22 groups ramp up pressure on food standards

A joint letter backed by 22 food, farming and environmental organisations is urging the UK government to do more to protect British farmers from being undercut by cheap food trade deals after Brexit.

Led by campaign group Save British Farming, the letter is being backed by Sustain: The Alliance for Better Food & Farming, Compassion for World Farming, the Pasture-Fed Livestock Association, the Landworkers Alliance, Friends of the Earth, Organic Farmers & Growers, NI Farmers for Action and others.

See also: Government U-turns on farm trade watchdog

Opposition political parties including the Green Party of England and Wales, the Social Democratic and Labour Party (NI) and the Scottish National Party, have also added their support.

The letter states: Our organisations are united in concern about the government’s pledge to strengthen the Trade and Agriculture Commission (TAC).

We believe this is not only designed to sidestep amendments that would write high standards for food and farming into law, but it also serves to bake in a temporary commission whose composition was already poorly representative of farming, environmental, health and animal welfare concerns.

As such, the TAC does not carry the support of the communities it purports to represent.

Furthermore, it is hard to see how the TAC or parliament have any powers in law to force changes in a damaging trade deal. As such, we argue that the intention of government is to claim support for high farming and food standards whilst preparing to torpedo the same. This is unacceptable to ourselves and, we believe, the public at large.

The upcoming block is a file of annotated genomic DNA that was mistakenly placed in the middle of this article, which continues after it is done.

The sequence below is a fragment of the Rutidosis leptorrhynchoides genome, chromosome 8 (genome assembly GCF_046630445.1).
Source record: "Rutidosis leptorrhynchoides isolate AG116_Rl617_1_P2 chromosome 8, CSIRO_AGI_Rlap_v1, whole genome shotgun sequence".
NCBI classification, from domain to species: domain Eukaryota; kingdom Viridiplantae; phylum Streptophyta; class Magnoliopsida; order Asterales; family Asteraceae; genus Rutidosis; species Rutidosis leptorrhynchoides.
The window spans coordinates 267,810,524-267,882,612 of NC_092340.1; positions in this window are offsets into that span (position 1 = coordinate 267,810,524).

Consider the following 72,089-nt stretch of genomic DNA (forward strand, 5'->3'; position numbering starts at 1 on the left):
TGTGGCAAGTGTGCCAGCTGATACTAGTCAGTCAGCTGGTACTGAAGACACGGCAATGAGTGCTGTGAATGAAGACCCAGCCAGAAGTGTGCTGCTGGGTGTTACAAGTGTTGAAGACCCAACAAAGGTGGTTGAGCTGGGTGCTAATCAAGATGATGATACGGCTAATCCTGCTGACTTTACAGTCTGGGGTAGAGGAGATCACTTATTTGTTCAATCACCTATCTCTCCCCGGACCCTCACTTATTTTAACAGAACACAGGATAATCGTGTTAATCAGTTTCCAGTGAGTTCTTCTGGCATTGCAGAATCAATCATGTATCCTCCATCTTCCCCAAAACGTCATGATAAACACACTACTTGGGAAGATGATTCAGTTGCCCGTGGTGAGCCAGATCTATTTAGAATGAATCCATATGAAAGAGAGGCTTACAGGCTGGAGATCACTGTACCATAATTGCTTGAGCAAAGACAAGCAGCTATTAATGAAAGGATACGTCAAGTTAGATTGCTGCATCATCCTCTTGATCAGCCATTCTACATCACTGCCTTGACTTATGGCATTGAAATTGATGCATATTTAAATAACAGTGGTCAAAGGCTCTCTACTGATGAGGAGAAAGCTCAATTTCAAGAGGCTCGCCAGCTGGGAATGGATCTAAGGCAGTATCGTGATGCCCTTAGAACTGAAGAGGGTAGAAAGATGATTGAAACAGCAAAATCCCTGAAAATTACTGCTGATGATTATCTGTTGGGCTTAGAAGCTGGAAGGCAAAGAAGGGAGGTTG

We demand high standards clearly guaranteed in primary legislation and a revised TAC that is actually representative of, and trusted by, farming, environmental, health, and animal welfare communities.

Ag Bill goes for Royal Assent

The Agriculture Bill returned to the House of Lords on Monday (9 November). Labour peer Lord Grantchester withdrew his amendment to the bill, which would require all food imported as part of trade deals to match the UK’s standards.

Peers also voted down a similar amendment to the bill seeking food standards equivalence, tabled by Lib Dem peer Baroness Bakewell, by 290 votes to 130.

The Agriculture Bill will now go to the Queen for Royal Assent, the final step before it becomes law.

The UK government has repeatedly insisted it will not sign up to any free-trade agreements with the US and other countries that would undercut British farmers.